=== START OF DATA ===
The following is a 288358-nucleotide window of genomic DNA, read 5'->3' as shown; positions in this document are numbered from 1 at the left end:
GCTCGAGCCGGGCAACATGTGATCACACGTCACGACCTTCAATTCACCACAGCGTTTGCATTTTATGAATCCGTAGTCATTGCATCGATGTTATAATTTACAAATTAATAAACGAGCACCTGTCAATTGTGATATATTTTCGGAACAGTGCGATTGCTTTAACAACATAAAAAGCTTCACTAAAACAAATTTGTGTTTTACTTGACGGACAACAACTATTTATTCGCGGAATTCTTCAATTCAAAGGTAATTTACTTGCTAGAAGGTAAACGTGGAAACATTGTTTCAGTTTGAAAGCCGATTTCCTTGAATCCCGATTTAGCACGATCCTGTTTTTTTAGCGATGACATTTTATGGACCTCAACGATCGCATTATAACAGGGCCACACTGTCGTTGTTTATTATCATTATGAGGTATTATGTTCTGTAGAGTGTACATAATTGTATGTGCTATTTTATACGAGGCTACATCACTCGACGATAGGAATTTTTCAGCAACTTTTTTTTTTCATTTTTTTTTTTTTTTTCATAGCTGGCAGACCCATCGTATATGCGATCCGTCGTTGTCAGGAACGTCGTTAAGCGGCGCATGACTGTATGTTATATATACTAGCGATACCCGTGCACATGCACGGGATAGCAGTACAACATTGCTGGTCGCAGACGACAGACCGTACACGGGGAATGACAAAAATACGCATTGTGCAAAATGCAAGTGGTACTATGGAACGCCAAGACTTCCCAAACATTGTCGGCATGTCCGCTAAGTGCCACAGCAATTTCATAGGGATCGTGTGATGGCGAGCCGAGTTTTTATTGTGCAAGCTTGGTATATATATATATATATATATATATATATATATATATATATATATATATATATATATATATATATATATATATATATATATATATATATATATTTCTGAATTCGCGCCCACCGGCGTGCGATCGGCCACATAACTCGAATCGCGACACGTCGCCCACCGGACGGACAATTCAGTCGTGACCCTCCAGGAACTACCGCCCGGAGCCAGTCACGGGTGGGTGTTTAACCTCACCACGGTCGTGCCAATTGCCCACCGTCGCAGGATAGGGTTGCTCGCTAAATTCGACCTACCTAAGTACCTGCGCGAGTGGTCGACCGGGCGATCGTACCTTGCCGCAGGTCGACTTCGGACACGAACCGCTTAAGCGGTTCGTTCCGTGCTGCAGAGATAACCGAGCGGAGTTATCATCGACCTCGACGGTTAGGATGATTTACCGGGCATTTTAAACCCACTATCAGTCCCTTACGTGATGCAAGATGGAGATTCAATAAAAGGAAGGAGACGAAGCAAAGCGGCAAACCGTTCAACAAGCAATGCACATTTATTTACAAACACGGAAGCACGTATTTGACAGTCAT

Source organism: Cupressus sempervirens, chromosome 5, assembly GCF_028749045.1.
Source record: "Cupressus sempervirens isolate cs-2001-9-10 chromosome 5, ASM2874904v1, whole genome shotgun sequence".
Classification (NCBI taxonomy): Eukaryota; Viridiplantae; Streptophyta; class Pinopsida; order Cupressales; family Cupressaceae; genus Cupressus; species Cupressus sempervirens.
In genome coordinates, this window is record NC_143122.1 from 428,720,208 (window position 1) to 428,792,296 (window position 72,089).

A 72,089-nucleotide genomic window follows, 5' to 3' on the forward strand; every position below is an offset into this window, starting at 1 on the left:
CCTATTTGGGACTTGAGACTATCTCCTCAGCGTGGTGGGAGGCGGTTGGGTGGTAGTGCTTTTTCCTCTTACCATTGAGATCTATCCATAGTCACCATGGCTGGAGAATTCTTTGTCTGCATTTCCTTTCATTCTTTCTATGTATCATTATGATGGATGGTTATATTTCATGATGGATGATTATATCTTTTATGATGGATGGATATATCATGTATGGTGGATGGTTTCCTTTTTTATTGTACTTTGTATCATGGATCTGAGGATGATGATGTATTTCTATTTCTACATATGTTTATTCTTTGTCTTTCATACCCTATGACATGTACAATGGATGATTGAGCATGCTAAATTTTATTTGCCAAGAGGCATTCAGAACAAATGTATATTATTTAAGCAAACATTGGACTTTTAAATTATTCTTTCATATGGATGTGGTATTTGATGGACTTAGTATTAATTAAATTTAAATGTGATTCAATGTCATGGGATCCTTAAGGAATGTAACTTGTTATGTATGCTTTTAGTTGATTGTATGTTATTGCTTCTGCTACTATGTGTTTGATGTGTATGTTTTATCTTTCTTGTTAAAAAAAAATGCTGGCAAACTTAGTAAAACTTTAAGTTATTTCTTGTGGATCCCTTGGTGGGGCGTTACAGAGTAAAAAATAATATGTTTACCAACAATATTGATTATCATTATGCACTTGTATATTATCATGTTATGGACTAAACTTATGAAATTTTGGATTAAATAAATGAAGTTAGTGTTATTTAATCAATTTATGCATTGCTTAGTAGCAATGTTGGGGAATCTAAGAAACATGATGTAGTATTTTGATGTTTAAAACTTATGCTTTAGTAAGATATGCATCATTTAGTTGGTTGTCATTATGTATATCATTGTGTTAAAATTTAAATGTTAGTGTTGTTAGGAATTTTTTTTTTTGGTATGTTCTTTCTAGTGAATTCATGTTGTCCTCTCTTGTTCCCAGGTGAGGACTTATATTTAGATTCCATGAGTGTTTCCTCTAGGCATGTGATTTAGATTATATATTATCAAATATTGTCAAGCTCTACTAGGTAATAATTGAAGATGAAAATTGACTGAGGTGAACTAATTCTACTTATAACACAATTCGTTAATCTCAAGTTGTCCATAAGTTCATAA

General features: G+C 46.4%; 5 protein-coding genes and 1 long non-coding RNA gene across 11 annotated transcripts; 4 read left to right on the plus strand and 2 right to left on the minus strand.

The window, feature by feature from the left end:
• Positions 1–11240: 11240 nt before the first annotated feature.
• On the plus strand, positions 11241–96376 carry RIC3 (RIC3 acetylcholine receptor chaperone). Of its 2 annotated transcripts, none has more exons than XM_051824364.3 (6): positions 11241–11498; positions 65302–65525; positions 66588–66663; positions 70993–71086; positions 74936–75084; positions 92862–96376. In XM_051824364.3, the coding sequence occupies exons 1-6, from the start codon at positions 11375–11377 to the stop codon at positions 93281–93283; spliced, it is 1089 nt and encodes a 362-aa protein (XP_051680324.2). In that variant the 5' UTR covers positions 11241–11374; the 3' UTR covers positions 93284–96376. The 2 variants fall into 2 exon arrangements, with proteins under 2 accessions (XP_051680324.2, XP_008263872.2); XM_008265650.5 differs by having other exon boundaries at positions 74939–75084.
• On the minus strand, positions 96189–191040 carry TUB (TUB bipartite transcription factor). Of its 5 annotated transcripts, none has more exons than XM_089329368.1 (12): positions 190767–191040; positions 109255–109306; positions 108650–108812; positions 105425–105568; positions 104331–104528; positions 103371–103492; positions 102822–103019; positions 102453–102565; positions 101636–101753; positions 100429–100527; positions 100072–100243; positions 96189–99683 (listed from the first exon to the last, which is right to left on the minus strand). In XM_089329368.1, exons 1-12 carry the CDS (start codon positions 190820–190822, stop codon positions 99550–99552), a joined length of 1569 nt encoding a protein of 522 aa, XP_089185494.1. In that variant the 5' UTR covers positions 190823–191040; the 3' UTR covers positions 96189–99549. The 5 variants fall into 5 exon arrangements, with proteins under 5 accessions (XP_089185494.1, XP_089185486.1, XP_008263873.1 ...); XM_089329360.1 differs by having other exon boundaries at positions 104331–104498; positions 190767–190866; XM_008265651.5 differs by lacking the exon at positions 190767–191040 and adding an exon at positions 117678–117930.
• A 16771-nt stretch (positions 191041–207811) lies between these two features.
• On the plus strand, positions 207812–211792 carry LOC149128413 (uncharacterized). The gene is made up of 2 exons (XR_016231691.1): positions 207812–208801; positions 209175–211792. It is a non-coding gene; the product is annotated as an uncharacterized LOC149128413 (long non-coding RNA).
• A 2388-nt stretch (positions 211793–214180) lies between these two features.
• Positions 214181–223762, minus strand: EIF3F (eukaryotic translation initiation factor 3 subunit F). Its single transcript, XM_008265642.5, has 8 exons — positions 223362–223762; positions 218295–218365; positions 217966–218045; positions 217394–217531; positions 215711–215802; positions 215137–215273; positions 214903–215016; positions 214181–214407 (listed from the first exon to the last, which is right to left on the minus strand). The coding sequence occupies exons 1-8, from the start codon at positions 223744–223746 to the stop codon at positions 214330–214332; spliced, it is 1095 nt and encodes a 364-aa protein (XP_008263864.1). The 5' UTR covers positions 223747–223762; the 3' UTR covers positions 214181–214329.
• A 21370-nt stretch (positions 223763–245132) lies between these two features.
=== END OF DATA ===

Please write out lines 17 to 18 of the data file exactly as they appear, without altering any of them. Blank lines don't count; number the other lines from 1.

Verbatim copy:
• Positions 214181–223762, minus strand: EIF3F (eukaryotic translation initiation factor 3 subunit F). Its single transcript, XM_008265642.5, has 8 exons — positions 223362–223762; positions 218295–218365; positions 217966–218045; positions 217394–217531; positions 215711–215802; positions 215137–215273; positions 214903–215016; positions 214181–214407 (listed from the first exon to the last, which is right to left on the minus strand). The coding sequence occupies exons 1-8, from the start codon at positions 223744–223746 to the stop codon at positions 214330–214332; spliced, it is 1095 nt and encodes a 364-aa protein (XP_008263864.1). The 5' UTR covers positions 223747–223762; the 3' UTR covers positions 214181–214329.
• A 21370-nt stretch (positions 223763–245132) lies between these two features.